Opinion / Wang Hui

Abe trying to paper over the cracks in US' regional alliance system

By Wang Hui (China Daily) Updated: 2017-01-18 07:11

Abe trying to paper over the cracks in US' regional alliance system

Japanese Prime Minister Shinzo Abe gestures during a press conference in Buenos Aires, Argentina, November 21, 2016. [Agencies]

Japanese Prime Minister Shinzo Abe's just-concluded four-nation tour in the Asia-Pacific region is full of political calculation: He is trying to show Japan remains loyal to the US global alliance system and working hard to strengthen it despite its obvious decline in recent years.

The first leg of his trip took him to the Philippines last week where he pledged an aid package of $8.66 billion, including government aid and private investments, over the next five years. Abe said in a joint news conference with Philippine President Rodrigo Duterte that the purpose is to "leverage Japanese technology and knowhow to the fullest extent to positively cooperate for the improvement of infrastructure in Metro Manila and the whole of the Philippines".

Yet for those familiar with Manila's abrupt change of attitude towards the United States since Duterte took office in July, the aid package is a sweetener aimed at serving Tokyo's political purposes. Abemade no bones about this: urging the Philippines to remain committed to the US alliance in a bid to counter so-called growing assertiveness of China in the region.

In fact, Duterte's policy of estrangement from the United States, a major event last year, which is poised to shake up geopolitics in the Asia-Pacific region, has aroused a lot of concern among the US' allies, Japan included. As the US' closest ally in the region, Japan apparently refuses to accept that Duterte's change of approach to that of his predecessor is a setback for the US alliance system, and still hoping to draw the Philippines back into the fold with money diplomacy.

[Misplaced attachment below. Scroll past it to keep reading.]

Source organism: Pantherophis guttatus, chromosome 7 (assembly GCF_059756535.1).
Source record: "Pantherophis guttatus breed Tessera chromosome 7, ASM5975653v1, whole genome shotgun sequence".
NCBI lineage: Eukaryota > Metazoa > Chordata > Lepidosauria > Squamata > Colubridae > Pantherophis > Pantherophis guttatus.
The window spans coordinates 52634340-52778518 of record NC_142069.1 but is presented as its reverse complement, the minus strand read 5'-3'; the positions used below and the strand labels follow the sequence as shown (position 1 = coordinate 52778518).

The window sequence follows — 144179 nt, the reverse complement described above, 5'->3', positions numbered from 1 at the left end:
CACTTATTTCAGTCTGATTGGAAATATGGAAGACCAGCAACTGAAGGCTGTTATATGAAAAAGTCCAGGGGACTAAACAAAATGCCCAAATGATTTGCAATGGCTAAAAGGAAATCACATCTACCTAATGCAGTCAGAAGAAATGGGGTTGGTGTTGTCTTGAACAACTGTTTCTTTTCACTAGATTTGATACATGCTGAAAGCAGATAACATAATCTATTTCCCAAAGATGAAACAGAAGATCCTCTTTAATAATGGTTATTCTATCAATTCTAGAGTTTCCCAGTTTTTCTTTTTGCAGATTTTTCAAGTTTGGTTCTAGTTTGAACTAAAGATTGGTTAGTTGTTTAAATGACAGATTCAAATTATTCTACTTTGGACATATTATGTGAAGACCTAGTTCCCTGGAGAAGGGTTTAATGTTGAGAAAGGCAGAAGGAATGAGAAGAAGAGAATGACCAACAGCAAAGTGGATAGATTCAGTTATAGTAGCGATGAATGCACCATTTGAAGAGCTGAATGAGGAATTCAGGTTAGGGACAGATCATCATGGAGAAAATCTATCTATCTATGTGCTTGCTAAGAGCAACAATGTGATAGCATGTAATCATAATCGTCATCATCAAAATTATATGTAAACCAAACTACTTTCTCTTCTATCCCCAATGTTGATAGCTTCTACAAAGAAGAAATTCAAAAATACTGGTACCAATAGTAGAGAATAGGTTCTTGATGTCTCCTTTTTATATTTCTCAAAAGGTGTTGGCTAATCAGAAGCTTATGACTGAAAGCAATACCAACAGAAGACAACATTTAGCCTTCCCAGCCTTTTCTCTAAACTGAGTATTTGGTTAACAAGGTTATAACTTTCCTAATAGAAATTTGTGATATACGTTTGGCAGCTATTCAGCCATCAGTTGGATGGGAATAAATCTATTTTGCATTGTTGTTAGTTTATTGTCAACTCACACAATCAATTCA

Yet, Abe's calculation is doomed to fail as both the trend of the times and the political uncertainty in the US after Donald Trump's election as the new US president show the US-led alliance network will continue to decline instead of strengthen.

As a legacy of the World War II, the US alliance system no longer conforms to the trend of the times which favors win-win cooperation and peaceful settlement of disputes while opposing power politics and a zero-sum mentality.

The multifaceted security woes the world is facing today, the rising non-traditional security risks, such as terrorism, in particular, indicate traditional security concepts which view nation-to-nation relations as a zero-sum game are not only banal but counterproductive in practice. The fact is the world is becoming increasingly unsafe under the influence of this traditional security perception and there is growing disillusionment with global leadership and the US alliance system.

To acerbate this gloomy picture, remarks by Trump on the US' global alliance system, have also raised alarm among its allies. Trump has stubbornly insisted US allies must pay their "fair share" of the world's national security expenses, and questioned the relevance of NATO.

As such, Abe's ambition to enhance US alliance in the Asia-Pacific region will prove to be an uphill struggle.

The reason that Duterte distanced his country from the US alliance is because he is fully aware of the negative impact the US' strategic pivot to Asia has had on regional peace and stability.

In recent years, Japan, under the leadership of Abe and with the support of the US, has resorted to a provocative policy in its dispute with China in the East China Sea and also tried to interfere in the South China Sea disputes.

Under such circumstances, it is hoped countries in the region, the Philippines included, will have little difficulty in seeing through Abe's plan to use themas pawns to stir up trouble.

The author is deputy editor-in-chief of China Daily Asia Pacific. jasmine@chinadailyhk.com

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